volunteered; she had taken care of that, though as poor as you want to
see. A good old woman, he added, and it was all the obituary she had. He
was right. She was of the best, but then she was only one "of the
millions of bubbles" poured into existence to-day to vanish out of it
to-morrow, of whom the world is too busy to keep count.

After Mrs. Burden, I went to the _Quartier_--the French Quarter in
Soho--for a charwoman. Had I been tempted, as I never was, to believe in
the _entente cordiale_, of which England was just then beginning to make
great capital, affairs in my own kitchen would have convinced me of the
folly of it. Things there had come to a pass when any pretence of
cordiality, except the cordial dislike which France and England have
always cherished for each other and always will, had been given up, and
if I hoped to escape threats of police and perpetual squabbles on the
subject of cleanliness, there was nothing for it but to adopt a
single-race policy. When it came to deciding which that race should be,
I did not hesitate, having found out for myself that the French are as
clean as the English believe themselves to be. The _Quartier_ could not
be more French if it were in the heart of France. There is nothing
French that is not to be had in it, from snails and _boudin_ to the
_Petit Journal_ and the latest thing in _apéritifs_. The one language
heard is French, when it is not Italian, and the people met there have
an animation that is not a characteristic of Kensington or Bayswater.
The only trouble is that if the snails are of the freshest and the
_apéritifs_ bear the best mark, the quality of the people imported into
the _Quartier_ is more doubtful. Many have left their country for their
country's good. When I made my mission known, caution was recommended to
me by _Madame_ who presides _chez le patissier_, and _Monsieur le Gros_,
as he is familiarly known, who provides me with groceries, and M.
Edmond from whom I buy my vegetables and salads at the _Quatre Saisons_.
England, in the mistaken name of liberty, then opened her door to the
riff-raff of all nations, and French prisons were the emptier for the
indiscriminate hospitality of Soho, or so I was assured by the decent
French who feel the dishonour the _Quartier_ is to France.

Caution served me well in the first instance, for I began my experience
in French charwomen with Marie, a little Bretonne, young, cheerful, and
if, like a true Bretonne, not over clean by nature, so willing to be
bullied into it that she got to scrub floors and polish brasses as if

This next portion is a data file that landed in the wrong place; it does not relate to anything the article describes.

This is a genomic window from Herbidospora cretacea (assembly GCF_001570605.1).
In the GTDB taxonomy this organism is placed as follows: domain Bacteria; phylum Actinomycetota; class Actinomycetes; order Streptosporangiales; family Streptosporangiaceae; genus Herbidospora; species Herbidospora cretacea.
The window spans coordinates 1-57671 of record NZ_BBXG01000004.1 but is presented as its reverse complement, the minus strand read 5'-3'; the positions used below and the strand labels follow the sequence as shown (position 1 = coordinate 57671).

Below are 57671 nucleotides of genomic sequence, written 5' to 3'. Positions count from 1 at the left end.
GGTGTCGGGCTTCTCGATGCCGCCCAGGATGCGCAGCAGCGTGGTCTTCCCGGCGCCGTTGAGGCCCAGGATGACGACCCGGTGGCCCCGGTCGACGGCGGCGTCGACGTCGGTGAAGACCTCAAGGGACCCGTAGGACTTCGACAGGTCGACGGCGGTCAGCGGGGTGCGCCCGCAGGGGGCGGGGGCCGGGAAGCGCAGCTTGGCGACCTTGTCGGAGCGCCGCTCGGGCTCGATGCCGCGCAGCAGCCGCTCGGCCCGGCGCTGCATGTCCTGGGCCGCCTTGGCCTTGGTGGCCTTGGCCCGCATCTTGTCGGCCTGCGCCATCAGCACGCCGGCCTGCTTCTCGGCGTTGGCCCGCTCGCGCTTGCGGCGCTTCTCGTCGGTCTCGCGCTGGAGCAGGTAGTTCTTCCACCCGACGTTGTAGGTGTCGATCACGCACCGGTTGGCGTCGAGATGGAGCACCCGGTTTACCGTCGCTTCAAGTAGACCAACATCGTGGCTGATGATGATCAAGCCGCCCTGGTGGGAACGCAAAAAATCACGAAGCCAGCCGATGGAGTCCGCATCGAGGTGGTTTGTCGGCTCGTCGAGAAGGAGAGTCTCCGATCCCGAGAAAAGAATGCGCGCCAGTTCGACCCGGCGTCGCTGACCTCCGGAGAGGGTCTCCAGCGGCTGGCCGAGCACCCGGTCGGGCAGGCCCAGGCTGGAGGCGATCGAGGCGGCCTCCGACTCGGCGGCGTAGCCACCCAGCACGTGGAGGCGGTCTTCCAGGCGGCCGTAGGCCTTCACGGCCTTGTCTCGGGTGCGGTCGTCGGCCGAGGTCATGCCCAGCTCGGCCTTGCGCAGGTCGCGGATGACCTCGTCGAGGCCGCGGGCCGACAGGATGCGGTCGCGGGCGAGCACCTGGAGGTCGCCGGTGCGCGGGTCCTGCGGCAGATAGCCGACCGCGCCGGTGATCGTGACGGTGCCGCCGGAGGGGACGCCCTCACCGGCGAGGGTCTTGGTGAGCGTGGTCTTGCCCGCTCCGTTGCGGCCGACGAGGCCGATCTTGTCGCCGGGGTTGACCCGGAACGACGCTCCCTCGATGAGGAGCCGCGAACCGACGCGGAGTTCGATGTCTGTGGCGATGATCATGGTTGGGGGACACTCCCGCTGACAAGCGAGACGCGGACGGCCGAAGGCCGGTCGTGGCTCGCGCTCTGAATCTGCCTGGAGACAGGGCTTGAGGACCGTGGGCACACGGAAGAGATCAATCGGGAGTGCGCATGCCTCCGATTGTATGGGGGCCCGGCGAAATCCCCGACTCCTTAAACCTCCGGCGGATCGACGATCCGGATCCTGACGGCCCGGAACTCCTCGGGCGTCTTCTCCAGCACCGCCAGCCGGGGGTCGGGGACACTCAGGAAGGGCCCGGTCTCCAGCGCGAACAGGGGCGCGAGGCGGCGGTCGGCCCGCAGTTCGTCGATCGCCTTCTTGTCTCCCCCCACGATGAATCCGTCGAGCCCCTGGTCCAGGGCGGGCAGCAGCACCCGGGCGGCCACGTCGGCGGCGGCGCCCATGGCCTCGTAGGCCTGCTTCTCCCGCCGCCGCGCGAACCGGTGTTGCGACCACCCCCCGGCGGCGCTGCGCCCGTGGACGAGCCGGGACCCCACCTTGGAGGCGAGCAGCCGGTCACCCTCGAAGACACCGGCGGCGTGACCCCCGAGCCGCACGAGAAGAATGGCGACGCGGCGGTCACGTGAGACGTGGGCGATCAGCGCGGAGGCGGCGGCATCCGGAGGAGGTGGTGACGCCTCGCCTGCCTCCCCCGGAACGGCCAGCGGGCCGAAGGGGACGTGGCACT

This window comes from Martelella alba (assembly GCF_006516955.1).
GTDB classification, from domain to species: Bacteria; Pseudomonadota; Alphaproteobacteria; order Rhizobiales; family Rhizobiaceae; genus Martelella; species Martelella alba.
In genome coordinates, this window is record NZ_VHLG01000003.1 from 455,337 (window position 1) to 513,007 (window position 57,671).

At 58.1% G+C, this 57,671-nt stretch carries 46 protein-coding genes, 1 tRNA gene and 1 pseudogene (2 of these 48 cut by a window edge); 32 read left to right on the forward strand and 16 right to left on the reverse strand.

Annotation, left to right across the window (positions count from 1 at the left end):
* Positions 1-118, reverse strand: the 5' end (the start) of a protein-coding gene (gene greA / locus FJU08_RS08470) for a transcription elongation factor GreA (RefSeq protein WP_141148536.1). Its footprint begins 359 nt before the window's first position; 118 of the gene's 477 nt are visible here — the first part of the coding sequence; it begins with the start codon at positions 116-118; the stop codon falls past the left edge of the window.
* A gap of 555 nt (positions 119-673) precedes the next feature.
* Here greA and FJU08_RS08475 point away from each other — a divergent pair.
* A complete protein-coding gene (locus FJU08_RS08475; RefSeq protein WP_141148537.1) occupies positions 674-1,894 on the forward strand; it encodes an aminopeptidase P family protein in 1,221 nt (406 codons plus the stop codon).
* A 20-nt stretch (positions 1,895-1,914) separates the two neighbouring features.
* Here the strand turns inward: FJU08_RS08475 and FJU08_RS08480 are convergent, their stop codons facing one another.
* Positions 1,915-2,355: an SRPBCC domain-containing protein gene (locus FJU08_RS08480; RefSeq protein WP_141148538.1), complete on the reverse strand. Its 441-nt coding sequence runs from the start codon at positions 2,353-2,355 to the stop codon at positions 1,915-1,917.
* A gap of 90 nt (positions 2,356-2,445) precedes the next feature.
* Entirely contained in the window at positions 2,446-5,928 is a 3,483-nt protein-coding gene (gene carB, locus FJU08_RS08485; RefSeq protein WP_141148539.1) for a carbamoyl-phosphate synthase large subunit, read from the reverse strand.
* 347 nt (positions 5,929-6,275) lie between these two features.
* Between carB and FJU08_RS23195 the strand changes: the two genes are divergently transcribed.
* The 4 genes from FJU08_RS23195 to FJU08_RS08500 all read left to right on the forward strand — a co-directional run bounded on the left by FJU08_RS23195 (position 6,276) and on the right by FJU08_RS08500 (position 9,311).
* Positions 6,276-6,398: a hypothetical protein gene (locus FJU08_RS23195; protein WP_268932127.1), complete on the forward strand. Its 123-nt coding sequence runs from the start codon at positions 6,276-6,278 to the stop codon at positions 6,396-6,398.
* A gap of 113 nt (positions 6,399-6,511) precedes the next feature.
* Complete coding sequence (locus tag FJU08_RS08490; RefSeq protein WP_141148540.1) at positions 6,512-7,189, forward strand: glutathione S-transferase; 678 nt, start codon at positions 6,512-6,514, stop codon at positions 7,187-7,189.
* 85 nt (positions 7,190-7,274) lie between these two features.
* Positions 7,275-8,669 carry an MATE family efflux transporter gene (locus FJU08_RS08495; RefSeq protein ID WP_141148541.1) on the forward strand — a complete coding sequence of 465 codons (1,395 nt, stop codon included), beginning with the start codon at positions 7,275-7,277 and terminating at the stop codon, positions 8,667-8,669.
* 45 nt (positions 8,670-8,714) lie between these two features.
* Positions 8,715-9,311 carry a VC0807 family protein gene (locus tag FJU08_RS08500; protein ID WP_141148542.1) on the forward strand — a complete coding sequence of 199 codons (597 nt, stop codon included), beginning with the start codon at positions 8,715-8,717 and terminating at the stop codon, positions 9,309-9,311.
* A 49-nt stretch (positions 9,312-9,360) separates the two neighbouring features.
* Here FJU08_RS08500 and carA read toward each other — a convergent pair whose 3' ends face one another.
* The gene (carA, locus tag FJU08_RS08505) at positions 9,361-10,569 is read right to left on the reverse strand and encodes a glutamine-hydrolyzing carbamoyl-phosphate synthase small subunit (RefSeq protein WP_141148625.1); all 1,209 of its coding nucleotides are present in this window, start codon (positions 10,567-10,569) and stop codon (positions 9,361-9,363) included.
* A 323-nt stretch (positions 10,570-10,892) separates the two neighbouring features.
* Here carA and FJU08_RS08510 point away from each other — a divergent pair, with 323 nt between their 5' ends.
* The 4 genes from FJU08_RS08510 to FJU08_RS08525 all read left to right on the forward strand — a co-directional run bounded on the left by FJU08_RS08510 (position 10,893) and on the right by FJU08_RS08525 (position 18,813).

she liked it. She never sulked, never minded a scolding from Augustine
who scolds us all when we need it, did not care how long she stayed over
time, had a laugh that put one in good humour to hear it, and such a
healthy appetite that she doubled my weekly bill at the baker's. Even
Augustine found no fault. But one fault there was. She was married. In
the course of time a small son arrived who made her laugh more gaily
than ever, though he added a third to the family of a not too brilliant
young man with an income of a pound a week, and I was again without a
charwoman.

Marie helped me to forget caution, and I put down the stories heard in
the _Quartier_ to libel. But I had my awakening. She was succeeded by
another Bretonne, a wild, frightened-looking creature, who, on her
second day with me, when I went into the kitchen to speak to her, sat
down abruptly in the fireplace, the fire by good luck still unlit, and I
did not have to ask an explanation, for it was given me by the empty
bottle on the dresser. Her dull, sottish face haunted me for days
afterwards, and I was oppressed, as I am sure she never was, by the
thought of the blundering fate that had driven her from the windswept
shores of her own Brittany to the foul slums of London.

But I could not take over the mysteries and miseries of Soho with its
charwomen; it was about as much as I could do to keep up with the
procession that followed her. There was no variety of _femme de ménage_
in the _Quartier_ that I did not sample, nor one who was not the heroine
of a tragedy or romance, too often not in retrospection or
anticipation, but at its most psychological moment. I remember another
Marie, good-looking, but undeniably elderly, whose thoughts were never
with the floor she was scrubbing or the range she was black-leading,
because they were absorbed in the impecunious youth, half her age, with
whom she had fallen in love in the fashion of to-day, and for whom she
had given up a life of comparative ease with her husband, a well-paid
_chef_. I remember a Marthe, old and withered, whose tales of want were